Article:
Nato begins clearing Serb barricades in north Kosovo
Nato-led peacekeeping forces have begun dispersing ethnic Serb protesters and dismantling their barricades in northern Kosovo.
Troops in riot gear used tear gas to disperse some 100 protesters, who have refused to accept the authority of the Kosovan government.
However, Nato said the operation had gone well, with little violence.
In western Kosovo, one ethnic Serb was shot dead and two wounded by a suspected ethnic Albanian gunman.
Roads in the north have been blocked for several weeks amid a dispute over control of the border with Serbia.
Nato said eight peacekeepers had been slightly injured in scuffles with the protesters.
Local health officials said more than a dozen Serbs had been treated for minor injuries and the effects of tear gas, Reuters reported.
Appeal for calm
Earlier K-For had used loudspeakers to declare: "Go home, otherwise we will be forced to use force."
Protesters said they were determined to stay - though they did not want violence.
"We will stay here, we're not thinking about leaving. We are protesting peacefully, we will not attack anyone," 28-year-old Nenad, at a barricade near the border crossing at Brnjak, told AFP.
Serbian President Boris Tadic is reported to have urged both sides to remain calm and refrain from using force.
Serbian politicians in Kosovo said they were willing to allow supplies for Nato forces to pass through.
But they have insisted that the roadblocks would remain until ethnic Albanian staff were withdrawn from two border crossings used to travel to Serbia.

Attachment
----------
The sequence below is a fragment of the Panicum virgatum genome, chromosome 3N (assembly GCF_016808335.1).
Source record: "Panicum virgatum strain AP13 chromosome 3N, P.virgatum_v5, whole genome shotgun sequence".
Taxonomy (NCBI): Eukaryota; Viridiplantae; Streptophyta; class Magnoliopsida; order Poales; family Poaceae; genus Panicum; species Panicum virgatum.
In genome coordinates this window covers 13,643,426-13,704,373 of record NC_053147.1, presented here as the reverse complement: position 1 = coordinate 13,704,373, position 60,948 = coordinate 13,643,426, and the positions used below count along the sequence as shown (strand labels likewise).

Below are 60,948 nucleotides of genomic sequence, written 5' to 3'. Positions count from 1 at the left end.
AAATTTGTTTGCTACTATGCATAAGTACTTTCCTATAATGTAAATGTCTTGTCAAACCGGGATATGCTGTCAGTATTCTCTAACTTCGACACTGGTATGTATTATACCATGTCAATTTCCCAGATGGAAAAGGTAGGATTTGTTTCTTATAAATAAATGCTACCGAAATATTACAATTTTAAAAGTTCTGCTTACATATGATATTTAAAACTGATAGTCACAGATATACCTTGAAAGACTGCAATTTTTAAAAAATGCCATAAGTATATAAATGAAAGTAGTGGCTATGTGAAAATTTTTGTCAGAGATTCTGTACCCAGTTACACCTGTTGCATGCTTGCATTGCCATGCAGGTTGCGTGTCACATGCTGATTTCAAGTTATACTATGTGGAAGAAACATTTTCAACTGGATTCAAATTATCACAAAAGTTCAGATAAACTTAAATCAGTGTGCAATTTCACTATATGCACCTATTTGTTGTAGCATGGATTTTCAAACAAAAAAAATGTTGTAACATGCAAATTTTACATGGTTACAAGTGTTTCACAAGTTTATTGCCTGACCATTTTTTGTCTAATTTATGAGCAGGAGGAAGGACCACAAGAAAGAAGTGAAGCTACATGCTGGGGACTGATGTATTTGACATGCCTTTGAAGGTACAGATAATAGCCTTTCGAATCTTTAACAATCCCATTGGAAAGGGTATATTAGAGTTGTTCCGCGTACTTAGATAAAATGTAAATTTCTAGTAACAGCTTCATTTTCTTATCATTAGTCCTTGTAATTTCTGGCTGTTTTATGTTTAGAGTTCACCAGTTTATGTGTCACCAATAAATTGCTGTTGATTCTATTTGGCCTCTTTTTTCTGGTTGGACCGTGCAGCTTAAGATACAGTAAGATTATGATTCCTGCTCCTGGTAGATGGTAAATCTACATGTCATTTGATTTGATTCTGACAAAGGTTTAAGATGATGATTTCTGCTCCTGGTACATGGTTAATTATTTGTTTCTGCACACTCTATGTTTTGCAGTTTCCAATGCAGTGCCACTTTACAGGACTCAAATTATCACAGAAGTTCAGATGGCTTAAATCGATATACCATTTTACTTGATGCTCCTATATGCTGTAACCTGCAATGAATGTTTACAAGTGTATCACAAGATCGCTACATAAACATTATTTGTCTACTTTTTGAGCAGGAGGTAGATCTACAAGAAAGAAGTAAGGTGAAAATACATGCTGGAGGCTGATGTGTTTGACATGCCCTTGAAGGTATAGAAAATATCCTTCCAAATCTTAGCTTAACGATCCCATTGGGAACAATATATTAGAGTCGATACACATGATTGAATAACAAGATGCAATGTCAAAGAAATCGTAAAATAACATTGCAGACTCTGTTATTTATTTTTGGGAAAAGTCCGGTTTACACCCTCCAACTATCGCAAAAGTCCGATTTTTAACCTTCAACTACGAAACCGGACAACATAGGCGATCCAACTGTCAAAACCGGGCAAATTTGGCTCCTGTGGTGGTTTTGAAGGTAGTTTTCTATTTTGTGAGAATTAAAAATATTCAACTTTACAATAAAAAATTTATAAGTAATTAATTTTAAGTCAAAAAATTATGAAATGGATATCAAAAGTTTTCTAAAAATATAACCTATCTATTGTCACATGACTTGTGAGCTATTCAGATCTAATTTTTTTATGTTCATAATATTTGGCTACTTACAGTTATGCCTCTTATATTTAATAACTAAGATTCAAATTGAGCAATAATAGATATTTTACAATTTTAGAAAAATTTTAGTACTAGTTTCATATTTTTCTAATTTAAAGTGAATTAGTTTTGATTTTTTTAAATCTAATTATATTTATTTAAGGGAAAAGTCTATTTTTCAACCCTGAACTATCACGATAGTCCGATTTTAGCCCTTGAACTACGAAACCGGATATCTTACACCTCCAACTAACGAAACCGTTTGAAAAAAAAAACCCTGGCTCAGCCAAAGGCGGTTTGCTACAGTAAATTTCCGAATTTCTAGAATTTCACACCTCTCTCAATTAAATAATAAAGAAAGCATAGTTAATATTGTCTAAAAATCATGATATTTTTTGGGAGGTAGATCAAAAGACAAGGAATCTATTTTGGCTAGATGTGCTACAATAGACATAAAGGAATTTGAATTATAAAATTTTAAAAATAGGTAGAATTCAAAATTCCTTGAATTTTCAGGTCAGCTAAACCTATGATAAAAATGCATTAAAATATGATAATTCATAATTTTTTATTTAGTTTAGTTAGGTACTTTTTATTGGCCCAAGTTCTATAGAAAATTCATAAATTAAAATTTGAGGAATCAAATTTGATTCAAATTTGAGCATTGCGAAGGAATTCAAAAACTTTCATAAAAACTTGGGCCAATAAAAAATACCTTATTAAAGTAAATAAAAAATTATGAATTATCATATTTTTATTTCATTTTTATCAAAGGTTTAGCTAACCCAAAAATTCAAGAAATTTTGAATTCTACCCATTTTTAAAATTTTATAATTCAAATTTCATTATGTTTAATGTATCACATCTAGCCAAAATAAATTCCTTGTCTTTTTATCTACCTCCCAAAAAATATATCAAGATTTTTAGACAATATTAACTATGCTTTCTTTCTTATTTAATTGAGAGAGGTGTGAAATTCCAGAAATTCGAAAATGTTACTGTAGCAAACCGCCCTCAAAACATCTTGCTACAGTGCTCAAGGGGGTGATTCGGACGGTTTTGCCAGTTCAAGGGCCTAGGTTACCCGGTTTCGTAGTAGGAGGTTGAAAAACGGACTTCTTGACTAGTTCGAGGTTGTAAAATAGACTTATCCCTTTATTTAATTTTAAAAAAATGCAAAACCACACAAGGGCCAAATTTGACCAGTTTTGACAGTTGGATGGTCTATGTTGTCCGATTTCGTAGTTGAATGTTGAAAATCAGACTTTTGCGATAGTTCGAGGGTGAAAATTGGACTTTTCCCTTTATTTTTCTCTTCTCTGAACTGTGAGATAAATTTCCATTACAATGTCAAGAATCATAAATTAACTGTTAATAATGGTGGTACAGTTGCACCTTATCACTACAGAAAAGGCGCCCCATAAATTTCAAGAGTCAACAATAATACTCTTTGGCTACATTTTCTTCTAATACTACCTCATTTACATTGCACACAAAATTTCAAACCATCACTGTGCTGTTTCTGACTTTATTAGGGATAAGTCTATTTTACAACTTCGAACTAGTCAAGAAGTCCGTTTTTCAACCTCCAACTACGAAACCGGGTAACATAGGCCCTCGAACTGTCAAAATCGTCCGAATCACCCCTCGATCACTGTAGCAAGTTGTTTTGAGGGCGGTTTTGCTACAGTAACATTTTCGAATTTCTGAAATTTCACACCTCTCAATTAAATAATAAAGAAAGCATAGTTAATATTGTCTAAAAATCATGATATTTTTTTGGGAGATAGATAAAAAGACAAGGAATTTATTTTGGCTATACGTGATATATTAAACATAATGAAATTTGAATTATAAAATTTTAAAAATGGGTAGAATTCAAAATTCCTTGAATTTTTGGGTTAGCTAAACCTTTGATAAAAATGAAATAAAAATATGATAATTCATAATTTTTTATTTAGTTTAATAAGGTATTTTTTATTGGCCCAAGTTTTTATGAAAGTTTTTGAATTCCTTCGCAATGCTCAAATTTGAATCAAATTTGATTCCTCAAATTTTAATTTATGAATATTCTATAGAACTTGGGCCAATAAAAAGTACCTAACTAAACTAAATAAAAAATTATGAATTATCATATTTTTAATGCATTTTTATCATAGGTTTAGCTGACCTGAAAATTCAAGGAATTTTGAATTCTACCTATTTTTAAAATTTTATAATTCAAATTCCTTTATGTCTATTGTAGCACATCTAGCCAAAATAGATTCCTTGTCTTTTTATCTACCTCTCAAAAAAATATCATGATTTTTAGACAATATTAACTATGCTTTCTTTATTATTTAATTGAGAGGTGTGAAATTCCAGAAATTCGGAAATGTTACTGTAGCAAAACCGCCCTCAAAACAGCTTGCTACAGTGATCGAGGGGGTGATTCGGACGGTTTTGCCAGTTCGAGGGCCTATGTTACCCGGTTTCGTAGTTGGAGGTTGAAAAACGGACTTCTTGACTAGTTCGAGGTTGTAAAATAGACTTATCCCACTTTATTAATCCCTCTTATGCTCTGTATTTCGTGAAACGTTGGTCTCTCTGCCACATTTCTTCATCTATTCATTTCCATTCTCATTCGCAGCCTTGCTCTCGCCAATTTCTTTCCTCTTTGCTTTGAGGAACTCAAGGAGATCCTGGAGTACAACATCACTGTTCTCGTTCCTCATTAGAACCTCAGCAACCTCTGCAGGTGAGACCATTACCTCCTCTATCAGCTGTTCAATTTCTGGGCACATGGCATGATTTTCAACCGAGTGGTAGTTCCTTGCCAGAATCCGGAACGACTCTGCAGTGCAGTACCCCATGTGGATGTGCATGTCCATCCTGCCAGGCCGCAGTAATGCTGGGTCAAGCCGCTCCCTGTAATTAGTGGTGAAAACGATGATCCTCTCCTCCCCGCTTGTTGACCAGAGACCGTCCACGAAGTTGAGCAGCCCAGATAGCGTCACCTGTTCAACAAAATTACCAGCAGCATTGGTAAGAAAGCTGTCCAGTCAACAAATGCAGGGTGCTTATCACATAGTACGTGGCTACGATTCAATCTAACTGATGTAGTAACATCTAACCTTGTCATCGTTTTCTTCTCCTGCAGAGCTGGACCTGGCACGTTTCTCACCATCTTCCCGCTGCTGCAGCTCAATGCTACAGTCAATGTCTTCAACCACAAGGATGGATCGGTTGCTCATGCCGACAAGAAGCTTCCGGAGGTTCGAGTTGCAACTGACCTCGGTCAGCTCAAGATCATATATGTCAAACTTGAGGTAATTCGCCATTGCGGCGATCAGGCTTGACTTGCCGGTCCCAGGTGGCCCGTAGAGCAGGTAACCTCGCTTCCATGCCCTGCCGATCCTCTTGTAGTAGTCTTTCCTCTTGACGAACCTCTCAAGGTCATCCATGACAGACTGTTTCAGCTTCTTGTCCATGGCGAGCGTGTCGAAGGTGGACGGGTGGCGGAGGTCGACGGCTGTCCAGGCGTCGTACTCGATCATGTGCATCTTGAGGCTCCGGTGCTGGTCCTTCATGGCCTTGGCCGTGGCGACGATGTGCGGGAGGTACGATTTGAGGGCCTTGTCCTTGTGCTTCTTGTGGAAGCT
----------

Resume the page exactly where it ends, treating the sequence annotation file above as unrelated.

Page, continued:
The barriers were erected in July when the mainly ethnic Albanian government sought to take control of crossing points at Jarinje and Brnjak to enforce a trade blockade against Serbia.
The ban was imposed in response to Belgrade's effective bar on imports from Kosovo.
Serbia has refused to recognise Kosovo's declaration of independence in 2008, and still regards it as a Serbian province.
Ethnic Serbs in the north of Kosovo have also refused to accept the government in Pristina, and largely run their own affairs, with co-operation from Serbia.
They feared the move to put Kosovo Albanian customs and police officials on the border would severely limit their access to Serbia.
The three Serbs attacked on Thursday were visiting property they owned in the village of Dobrusha, about 100km (60 miles) west of the Kosovan capital Pristina.
One of the survivors told Serbian media they had challenged an ethnic Albanian living in their property and the man had produced a gun and shot them.
The suspect was at large after the attack, Kosovan police said, describing the shooting as a suspected "property dispute".